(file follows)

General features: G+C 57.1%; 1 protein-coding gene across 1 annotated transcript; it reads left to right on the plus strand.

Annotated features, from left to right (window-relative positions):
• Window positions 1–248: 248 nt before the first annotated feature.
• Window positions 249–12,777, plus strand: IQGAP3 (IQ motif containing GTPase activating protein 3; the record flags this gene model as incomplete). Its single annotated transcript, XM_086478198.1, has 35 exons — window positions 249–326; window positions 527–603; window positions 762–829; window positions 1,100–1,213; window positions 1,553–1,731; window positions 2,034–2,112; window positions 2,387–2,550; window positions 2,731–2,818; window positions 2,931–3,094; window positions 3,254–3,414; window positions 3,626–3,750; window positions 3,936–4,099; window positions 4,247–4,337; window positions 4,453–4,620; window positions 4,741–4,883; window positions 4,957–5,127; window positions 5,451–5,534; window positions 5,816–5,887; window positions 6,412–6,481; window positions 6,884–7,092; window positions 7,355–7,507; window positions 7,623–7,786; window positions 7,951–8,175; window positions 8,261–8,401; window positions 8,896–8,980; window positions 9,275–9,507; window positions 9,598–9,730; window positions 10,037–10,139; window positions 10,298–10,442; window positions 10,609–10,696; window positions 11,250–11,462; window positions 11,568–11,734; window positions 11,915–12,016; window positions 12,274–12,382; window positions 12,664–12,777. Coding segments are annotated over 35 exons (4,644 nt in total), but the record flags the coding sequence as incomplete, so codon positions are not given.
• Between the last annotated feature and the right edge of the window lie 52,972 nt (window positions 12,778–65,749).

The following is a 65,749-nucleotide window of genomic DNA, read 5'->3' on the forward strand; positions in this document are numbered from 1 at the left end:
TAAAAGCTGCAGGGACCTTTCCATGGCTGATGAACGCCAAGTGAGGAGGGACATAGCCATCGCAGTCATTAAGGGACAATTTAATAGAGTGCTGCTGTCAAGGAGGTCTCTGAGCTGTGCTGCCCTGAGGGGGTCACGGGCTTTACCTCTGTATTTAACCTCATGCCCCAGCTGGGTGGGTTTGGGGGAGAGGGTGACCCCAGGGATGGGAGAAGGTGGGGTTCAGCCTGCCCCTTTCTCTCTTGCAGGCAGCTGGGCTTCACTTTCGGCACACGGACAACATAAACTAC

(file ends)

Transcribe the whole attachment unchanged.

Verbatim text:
General features: G+C 57.1%; 1 protein-coding gene across 1 annotated transcript; it reads left to right on the plus strand.

Annotated features, from left to right (window-relative positions):
• Window positions 1–248: 248 nt before the first annotated feature.
• Window positions 249–12,777, plus strand: IQGAP3 (IQ motif containing GTPase activating protein 3; the record flags this gene model as incomplete). Its single annotated transcript, XM_086478198.1, has 35 exons — window positions 249–326; window positions 527–603; window positions 762–829; window positions 1,100–1,213; window positions 1,553–1,731; window positions 2,034–2,112; window positions 2,387–2,550; window positions 2,731–2,818; window positions 2,931–3,094; window positions 3,254–3,414; window positions 3,626–3,750; window positions 3,936–4,099; window positions 4,247–4,337; window positions 4,453–4,620; window positions 4,741–4,883; window positions 4,957–5,127; window positions 5,451–5,534; window positions 5,816–5,887; window positions 6,412–6,481; window positions 6,884–7,092; window positions 7,355–7,507; window positions 7,623–7,786; window positions 7,951–8,175; window positions 8,261–8,401; window positions 8,896–8,980; window positions 9,275–9,507; window positions 9,598–9,730; window positions 10,037–10,139; window positions 10,298–10,442; window positions 10,609–10,696; window positions 11,250–11,462; window positions 11,568–11,734; window positions 11,915–12,016; window positions 12,274–12,382; window positions 12,664–12,777. Coding segments are annotated over 35 exons (4,644 nt in total), but the record flags the coding sequence as incomplete, so codon positions are not given.
• Between the last annotated feature and the right edge of the window lie 52,972 nt (window positions 12,778–65,749).

The following is a 65,749-nucleotide window of genomic DNA, read 5'->3' on the forward strand; positions in this document are numbered from 1 at the left end:
TAAAAGCTGCAGGGACCTTTCCATGGCTGATGAACGCCAAGTGAGGAGGGACATAGCCATCGCAGTCATTAAGGGACAATTTAATAGAGTGCTGCTGTCAAGGAGGTCTCTGAGCTGTGCTGCCCTGAGGGGGTCACGGGCTTTACCTCTGTATTTAACCTCATGCCCCAGCTGGGTGGGTTTGGGGGAGAGGGTGACCCCAGGGATGGGAGAAGGTGGGGTTCAGCCTGCCCCTTTCTCTCTTGCAGGCAGCTGGGCTTCACTTTCGGCACACGGACAACATAAACTAC